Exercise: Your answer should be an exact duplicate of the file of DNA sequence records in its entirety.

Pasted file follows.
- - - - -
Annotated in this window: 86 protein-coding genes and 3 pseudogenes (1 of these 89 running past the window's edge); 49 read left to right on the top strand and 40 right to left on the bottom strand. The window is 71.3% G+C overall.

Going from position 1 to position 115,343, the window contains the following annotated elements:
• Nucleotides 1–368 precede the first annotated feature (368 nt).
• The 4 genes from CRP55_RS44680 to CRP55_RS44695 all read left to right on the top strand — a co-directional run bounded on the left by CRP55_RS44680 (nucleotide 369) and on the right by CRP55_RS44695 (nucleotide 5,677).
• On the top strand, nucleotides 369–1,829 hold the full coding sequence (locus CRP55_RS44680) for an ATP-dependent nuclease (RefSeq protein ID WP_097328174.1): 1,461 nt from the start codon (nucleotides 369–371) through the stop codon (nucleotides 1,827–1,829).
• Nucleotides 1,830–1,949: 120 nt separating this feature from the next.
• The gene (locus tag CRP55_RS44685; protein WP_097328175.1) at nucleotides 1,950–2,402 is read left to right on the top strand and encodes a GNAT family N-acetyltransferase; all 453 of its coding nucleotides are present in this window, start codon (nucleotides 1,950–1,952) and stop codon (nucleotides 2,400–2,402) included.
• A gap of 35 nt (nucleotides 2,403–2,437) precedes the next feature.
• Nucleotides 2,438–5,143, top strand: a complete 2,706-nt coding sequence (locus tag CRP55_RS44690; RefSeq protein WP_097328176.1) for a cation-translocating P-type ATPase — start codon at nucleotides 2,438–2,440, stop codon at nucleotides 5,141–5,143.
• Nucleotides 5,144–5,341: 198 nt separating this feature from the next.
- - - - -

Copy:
Annotated in this window: 86 protein-coding genes and 3 pseudogenes (1 of these 89 running past the window's edge); 49 read left to right on the top strand and 40 right to left on the bottom strand. The window is 71.3% G+C overall.

Going from position 1 to position 115,343, the window contains the following annotated elements:
• Nucleotides 1–368 precede the first annotated feature (368 nt).
• The 4 genes from CRP55_RS44680 to CRP55_RS44695 all read left to right on the top strand — a co-directional run bounded on the left by CRP55_RS44680 (nucleotide 369) and on the right by CRP55_RS44695 (nucleotide 5,677).
• On the top strand, nucleotides 369–1,829 hold the full coding sequence (locus CRP55_RS44680) for an ATP-dependent nuclease (RefSeq protein ID WP_097328174.1): 1,461 nt from the start codon (nucleotides 369–371) through the stop codon (nucleotides 1,827–1,829).
• Nucleotides 1,830–1,949: 120 nt separating this feature from the next.
• The gene (locus tag CRP55_RS44685; protein WP_097328175.1) at nucleotides 1,950–2,402 is read left to right on the top strand and encodes a GNAT family N-acetyltransferase; all 453 of its coding nucleotides are present in this window, start codon (nucleotides 1,950–1,952) and stop codon (nucleotides 2,400–2,402) included.
• A gap of 35 nt (nucleotides 2,403–2,437) precedes the next feature.
• Nucleotides 2,438–5,143, top strand: a complete 2,706-nt coding sequence (locus tag CRP55_RS44690; RefSeq protein WP_097328176.1) for a cation-translocating P-type ATPase — start codon at nucleotides 2,438–2,440, stop codon at nucleotides 5,141–5,143.
• Nucleotides 5,144–5,341: 198 nt separating this feature from the next.